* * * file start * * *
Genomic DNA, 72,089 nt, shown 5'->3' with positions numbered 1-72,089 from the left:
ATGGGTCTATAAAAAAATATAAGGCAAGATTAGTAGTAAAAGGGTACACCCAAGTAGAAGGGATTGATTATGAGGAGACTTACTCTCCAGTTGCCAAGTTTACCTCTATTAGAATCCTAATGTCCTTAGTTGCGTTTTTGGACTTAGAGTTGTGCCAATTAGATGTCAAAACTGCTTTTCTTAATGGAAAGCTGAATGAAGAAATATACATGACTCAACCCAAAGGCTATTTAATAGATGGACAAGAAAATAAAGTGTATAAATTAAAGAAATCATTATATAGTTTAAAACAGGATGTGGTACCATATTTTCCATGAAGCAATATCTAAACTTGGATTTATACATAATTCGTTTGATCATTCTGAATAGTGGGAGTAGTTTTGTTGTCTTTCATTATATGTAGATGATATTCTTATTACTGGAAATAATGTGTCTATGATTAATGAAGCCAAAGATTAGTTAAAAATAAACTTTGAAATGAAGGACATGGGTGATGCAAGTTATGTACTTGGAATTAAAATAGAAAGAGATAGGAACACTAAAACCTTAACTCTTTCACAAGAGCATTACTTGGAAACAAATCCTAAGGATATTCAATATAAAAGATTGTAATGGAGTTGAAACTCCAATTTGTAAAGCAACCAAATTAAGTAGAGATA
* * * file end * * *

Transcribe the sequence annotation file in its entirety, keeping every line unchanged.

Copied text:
Genomic DNA, 72,089 nt, shown 5'->3' with positions numbered 1-72,089 from the left:
ATGGGTCTATAAAAAAATATAAGGCAAGATTAGTAGTAAAAGGGTACACCCAAGTAGAAGGGATTGATTATGAGGAGACTTACTCTCCAGTTGCCAAGTTTACCTCTATTAGAATCCTAATGTCCTTAGTTGCGTTTTTGGACTTAGAGTTGTGCCAATTAGATGTCAAAACTGCTTTTCTTAATGGAAAGCTGAATGAAGAAATATACATGACTCAACCCAAAGGCTATTTAATAGATGGACAAGAAAATAAAGTGTATAAATTAAAGAAATCATTATATAGTTTAAAACAGGATGTGGTACCATATTTTCCATGAAGCAATATCTAAACTTGGATTTATACATAATTCGTTTGATCATTCTGAATAGTGGGAGTAGTTTTGTTGTCTTTCATTATATGTAGATGATATTCTTATTACTGGAAATAATGTGTCTATGATTAATGAAGCCAAAGATTAGTTAAAAATAAACTTTGAAATGAAGGACATGGGTGATGCAAGTTATGTACTTGGAATTAAAATAGAAAGAGATAGGAACACTAAAACCTTAACTCTTTCACAAGAGCATTACTTGGAAACAAATCCTAAGGATATTCAATATAAAAGATTGTAATGGAGTTGAAACTCCAATTTGTAAAGCAACCAAATTAAGTAGAGATA